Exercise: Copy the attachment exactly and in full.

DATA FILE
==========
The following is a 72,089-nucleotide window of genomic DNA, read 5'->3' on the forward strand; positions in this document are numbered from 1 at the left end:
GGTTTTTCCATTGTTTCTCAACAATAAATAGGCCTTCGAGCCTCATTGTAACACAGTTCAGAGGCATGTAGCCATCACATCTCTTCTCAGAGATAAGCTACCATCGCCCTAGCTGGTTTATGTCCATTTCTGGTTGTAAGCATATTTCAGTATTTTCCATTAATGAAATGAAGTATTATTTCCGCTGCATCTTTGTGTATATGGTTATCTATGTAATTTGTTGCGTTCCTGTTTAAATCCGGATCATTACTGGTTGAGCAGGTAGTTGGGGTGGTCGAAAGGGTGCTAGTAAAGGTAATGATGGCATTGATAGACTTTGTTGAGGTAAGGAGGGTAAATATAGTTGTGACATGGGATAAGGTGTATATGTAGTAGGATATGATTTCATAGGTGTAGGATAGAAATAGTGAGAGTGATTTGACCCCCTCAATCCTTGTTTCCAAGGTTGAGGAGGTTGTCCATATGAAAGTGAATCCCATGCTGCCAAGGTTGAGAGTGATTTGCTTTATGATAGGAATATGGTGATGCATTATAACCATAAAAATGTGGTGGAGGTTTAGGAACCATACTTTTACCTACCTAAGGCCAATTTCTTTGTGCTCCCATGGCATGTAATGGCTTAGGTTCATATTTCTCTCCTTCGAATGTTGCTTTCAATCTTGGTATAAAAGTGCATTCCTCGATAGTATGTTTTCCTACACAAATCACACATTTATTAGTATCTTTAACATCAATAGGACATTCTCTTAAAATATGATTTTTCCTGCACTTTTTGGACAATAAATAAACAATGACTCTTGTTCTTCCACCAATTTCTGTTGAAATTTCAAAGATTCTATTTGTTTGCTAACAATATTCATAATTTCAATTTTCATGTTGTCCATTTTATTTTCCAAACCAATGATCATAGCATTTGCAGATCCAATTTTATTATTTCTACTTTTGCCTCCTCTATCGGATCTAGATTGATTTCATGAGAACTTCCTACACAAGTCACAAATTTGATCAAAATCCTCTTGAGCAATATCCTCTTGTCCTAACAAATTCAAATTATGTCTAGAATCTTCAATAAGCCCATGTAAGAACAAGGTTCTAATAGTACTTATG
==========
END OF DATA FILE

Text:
The following is a 72,089-nucleotide window of genomic DNA, read 5'->3' on the forward strand; positions in this document are numbered from 1 at the left end:
GGTTTTTCCATTGTTTCTCAACAATAAATAGGCCTTCGAGCCTCATTGTAACACAGTTCAGAGGCATGTAGCCATCACATCTCTTCTCAGAGATAAGCTACCATCGCCCTAGCTGGTTTATGTCCATTTCTGGTTGTAAGCATATTTCAGTATTTTCCATTAATGAAATGAAGTATTATTTCCGCTGCATCTTTGTGTATATGGTTATCTATGTAATTTGTTGCGTTCCTGTTTAAATCCGGATCATTACTGGTTGAGCAGGTAGTTGGGGTGGTCGAAAGGGTGCTAGTAAAGGTAATGATGGCATTGATAGACTTTGTTGAGGTAAGGAGGGTAAATATAGTTGTGACATGGGATAAGGTGTATATGTAGTAGGATATGATTTCATAGGTGTAGGATAGAAATAGTGAGAGTGATTTGACCCCCTCAATCCTTGTTTCCAAGGTTGAGGAGGTTGTCCATATGAAAGTGAATCCCATGCTGCCAAGGTTGAGAGTGATTTGCTTTATGATAGGAATATGGTGATGCATTATAACCATAAAAATGTGGTGGAGGTTTAGGAACCATACTTTTACCTACCTAAGGCCAATTTCTTTGTGCTCCCATGGCATGTAATGGCTTAGGTTCATATTTCTCTCCTTCGAATGTTGCTTTCAATCTTGGTATAAAAGTGCATTCCTCGATAGTATGTTTTCCTACACAAATCACACATTTATTAGTATCTTTAACATCAATAGGACATTCTCTTAAAATATGATTTTTCCTGCACTTTTTGGACAATAAATAAACAATGACTCTTGTTCTTCCACCAATTTCTGTTGAAATTTCAAAGATTCTATTTGTTTGCTAACAATATTCATAATTTCAATTTTCATGTTGTCCATTTTATTTTCCAAACCAATGATCATAGCATTTGCAGATCCAATTTTATTATTTCTACTTTTGCCTCCTCTATCGGATCTAGATTGATTTCATGAGAACTTCCTACACAAGTCACAAATTTGATCAAAATCCTCTTGAGCAATATCCTCTTGTCCTAACAAATTCAAATTATGTCTAGAATCTTCAATAAGCCCATGTAAGAACAAGGTTCTAATAGTACTTATG